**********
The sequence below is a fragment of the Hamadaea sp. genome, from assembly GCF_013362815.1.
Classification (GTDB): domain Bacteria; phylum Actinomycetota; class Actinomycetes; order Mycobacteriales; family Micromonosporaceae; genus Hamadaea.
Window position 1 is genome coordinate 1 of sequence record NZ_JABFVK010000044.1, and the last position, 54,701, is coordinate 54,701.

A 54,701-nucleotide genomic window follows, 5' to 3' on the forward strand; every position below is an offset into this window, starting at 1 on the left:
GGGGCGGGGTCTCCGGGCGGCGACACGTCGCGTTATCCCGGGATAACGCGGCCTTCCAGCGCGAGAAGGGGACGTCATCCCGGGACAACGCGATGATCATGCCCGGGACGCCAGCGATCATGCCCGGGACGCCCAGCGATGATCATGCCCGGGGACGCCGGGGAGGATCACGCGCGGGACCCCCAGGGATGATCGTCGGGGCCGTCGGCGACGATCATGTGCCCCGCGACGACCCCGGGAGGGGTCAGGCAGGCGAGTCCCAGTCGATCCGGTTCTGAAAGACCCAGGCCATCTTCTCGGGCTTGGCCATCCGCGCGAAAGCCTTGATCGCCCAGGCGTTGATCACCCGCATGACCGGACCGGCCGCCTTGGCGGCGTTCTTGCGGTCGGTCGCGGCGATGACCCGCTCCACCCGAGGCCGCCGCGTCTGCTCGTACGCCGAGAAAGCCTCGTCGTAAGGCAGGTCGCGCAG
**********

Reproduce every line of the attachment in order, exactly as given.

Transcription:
The sequence below is a fragment of the Hamadaea sp. genome, from assembly GCF_013362815.1.
Classification (GTDB): domain Bacteria; phylum Actinomycetota; class Actinomycetes; order Mycobacteriales; family Micromonosporaceae; genus Hamadaea.
Window position 1 is genome coordinate 1 of sequence record NZ_JABFVK010000044.1, and the last position, 54,701, is coordinate 54,701.

A 54,701-nucleotide genomic window follows, 5' to 3' on the forward strand; every position below is an offset into this window, starting at 1 on the left:
GGGGCGGGGTCTCCGGGCGGCGACACGTCGCGTTATCCCGGGATAACGCGGCCTTCCAGCGCGAGAAGGGGACGTCATCCCGGGACAACGCGATGATCATGCCCGGGACGCCAGCGATCATGCCCGGGACGCCCAGCGATGATCATGCCCGGGGACGCCGGGGAGGATCACGCGCGGGACCCCCAGGGATGATCGTCGGGGCCGTCGGCGACGATCATGTGCCCCGCGACGACCCCGGGAGGGGTCAGGCAGGCGAGTCCCAGTCGATCCGGTTCTGAAAGACCCAGGCCATCTTCTCGGGCTTGGCCATCCGCGCGAAAGCCTTGATCGCCCAGGCGTTGATCACCCGCATGACCGGACCGGCCGCCTTGGCGGCGTTCTTGCGGTCGGTCGCGGCGATGACCCGCTCCACCCGAGGCCGCCGCGTCTGCTCGTACGCCGAGAAAGCCTCGTCGTAAGGCAGGTCGCGCAG